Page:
Jack White is an overt vinyl enthusiast, an enthusiasm he literally takes to the streets in the form of his 'rolling record truck,' which is basically an ice cream truck that carries vinyl. It first appeared in 2011 at SXSW, and now its sort of Jack White's Batmobile, amongst his other idiosyncratic signatures.
Jack White has a few minor film credits in his name (he appeared as himself in Jim Jarmusch's Coffee and Cigarettes), but none as large as his role in 2003's Cold Mountain as Renee Zelwegger's on-and-off-screen love interest. Playing a musician named Georgia, he plays the mandolin and belts out some tunes (he wrote himself) that could fare well in the mid-19th century...or on any one of his self-produced albums. Old-timey folk gems, produced by T. Bone Burnette (of the Best Album Grammy-winning O Brother, Where Art Thou soundtrack) they are even arguably much better than anything White's written with the White Stripes.
Stephen Colbert is known for making an ass out of those appearing on his show, but none more than himself. When Jack White made a 3-episode appearance, during which Colbert sought musical guidance from White, has well as a song to be produced--a follow-up to a phony new wave single he wrote in the eighties. In the episode, White plays straight to Colbert's screwball, even as Colbert comes out of a dressing room dressed in a matching skin-tight t-shirt and jeans, akin to what White used to wear as a part of the still-intact White Stripes. Kudos to White for taking a joke, as self-serious as he might come off.
Jack White is the Willy Wonka of music: he owns his own record label, printing factory, and record store, out of which he has created this self-contained little world of whimsy and intrigue. The store, as it turns out, is where customers get to take a tour of the Chocolate factory, where he displays all sorts of vintage/obscure novelties: shrunken heads, phonographs, old phone booths, etc. He even has Oompa Loompas-of-sorts in the form of stylistically-uniformed employees. You don't need a golden ticket to get in, but you do have to make it out to Nashville, TN--which surely is worth the trip (because it sounds like one hell of one).
Before rockstardom, White was an upholsterer and no less peculiar: his business had a strict blue-and-yellow color scheme (even to the uniform), he used to write up invoices with crayons, and include poetry with the furniture. One of his earliest bands was even called The Upholsterers. Simply put, White has always maintained a penchant for coming up with a catchy hook.
Back when talk show host Conan O'Brien (now employed full-time) was in beard-rage mode after his being declined the Tonight Show gig, O'Brien started doing some weird stuff: going around the country doing a grassroots comedy tour and playing rockabilly tunes with a backing bands, etc. For the latter, which proved O'Brien could actually sing and play guitar in addition to being a tall Irish funnyguy, White got involved as O'Brien booked a night at Third Man for a live gig which was recorded on the spot an immediately pressed to vinyl. This was an apparent favor returned by a reoccuring musical guest on Conan's former talk show.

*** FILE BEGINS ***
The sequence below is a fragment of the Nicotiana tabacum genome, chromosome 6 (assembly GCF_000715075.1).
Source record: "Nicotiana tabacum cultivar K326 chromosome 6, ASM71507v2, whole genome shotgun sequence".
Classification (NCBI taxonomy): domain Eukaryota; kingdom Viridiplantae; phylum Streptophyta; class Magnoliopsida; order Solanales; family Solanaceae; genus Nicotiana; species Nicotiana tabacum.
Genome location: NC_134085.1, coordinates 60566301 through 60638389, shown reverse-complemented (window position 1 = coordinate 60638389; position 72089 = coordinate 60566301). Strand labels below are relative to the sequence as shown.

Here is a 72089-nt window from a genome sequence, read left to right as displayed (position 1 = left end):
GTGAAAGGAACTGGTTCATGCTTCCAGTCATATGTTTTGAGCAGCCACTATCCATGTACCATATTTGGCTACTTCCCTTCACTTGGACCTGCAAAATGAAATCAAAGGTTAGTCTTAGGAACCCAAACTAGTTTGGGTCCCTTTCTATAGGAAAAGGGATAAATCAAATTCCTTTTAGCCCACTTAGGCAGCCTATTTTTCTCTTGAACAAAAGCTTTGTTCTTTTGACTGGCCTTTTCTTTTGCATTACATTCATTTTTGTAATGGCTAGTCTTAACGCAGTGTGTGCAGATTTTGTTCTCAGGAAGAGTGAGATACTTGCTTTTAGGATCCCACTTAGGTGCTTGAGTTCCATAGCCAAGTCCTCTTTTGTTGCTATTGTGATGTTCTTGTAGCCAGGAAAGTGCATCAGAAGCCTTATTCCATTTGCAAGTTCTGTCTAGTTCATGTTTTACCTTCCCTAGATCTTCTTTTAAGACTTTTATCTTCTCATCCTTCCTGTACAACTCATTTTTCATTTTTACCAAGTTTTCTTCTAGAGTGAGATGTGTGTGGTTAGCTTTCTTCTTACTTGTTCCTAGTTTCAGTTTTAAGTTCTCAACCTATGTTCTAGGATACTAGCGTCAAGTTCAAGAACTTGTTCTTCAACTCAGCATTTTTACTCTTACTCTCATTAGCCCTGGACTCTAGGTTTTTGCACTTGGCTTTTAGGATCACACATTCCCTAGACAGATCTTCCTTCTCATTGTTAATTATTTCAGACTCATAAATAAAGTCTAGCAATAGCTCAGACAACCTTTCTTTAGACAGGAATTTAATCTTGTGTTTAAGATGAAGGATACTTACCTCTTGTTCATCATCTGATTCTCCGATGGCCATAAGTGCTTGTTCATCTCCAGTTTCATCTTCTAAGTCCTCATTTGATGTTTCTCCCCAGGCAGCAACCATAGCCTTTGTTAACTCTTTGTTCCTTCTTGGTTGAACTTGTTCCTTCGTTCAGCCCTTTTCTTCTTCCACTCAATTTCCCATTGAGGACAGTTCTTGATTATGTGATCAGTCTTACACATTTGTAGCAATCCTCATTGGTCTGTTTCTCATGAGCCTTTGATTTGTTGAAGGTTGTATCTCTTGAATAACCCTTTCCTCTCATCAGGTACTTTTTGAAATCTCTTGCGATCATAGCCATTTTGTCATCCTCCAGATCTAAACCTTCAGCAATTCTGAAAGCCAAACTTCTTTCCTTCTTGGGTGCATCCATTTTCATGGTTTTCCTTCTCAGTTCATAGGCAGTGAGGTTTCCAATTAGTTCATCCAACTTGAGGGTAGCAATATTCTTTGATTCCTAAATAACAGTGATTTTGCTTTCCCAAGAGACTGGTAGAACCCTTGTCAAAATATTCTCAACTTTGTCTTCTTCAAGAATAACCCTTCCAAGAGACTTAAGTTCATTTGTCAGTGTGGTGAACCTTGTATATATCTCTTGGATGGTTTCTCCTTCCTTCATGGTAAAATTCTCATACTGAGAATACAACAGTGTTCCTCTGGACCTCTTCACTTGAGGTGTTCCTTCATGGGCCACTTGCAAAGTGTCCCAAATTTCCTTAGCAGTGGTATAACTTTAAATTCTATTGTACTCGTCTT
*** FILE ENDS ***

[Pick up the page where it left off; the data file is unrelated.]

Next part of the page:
For anyone whose ever seen the White-starring rock-umentary It Might Get Loud, it's clear that the film is unabashed guitar porn. Also starring Jimmy Page and the Edge, an assembly of multi-generational rock Gods is what makes this film such a spectacle. Also a spectacle: seeing Jack White, the youngest of the three, fitting the profile of a depression-era tradesman, extra spectacular in how we see just how handy White is with a hammer and some wires, which (along with a board, nail and glass Coke bottle) we see him turn into a functioning electric guitar, on which he proceeds to rip out a slider guitar solo.
After a headlining gig at the Outside Lands music festival in San Fransico, White literally played a set in the outside lands after his (much more conventional) regular set...in the woods to be exact. Of course this spectacle topped music mag headlines as yet another 'Classic Jack' stunt. Not far off: his rolling record truck (see separate entry).
Jack White paired two things that go naturally together for this collaboration: trailer-park clown-murder-rap and Mozart. Possibly just for shock value (which is sort of ICP's bread and butter, if you were to ask any Juggalo), this collaboration was perhaps the most questionable of White's producer jobs, which include the likes of Wanda Jackson and Loretta Lynn, and dozens of other artists with far less sketchy fanbases. But JW wouldn't be JW if he didn't perpetually surprise us.
While some artists opt to release their latest singles into a digital cloud, only Jack White would choose to release his into the literal clouds, using blue helium-inflated balloons. He did this for his song "Freedom at 21" which appears on his solo debut Blunderbuss. He released 1000 balloons in such a fashion, complete with postcards for those who found one of the limited releases to report back where they found it. Part gimmick, part socio-ecological science experiment, entirely awesome.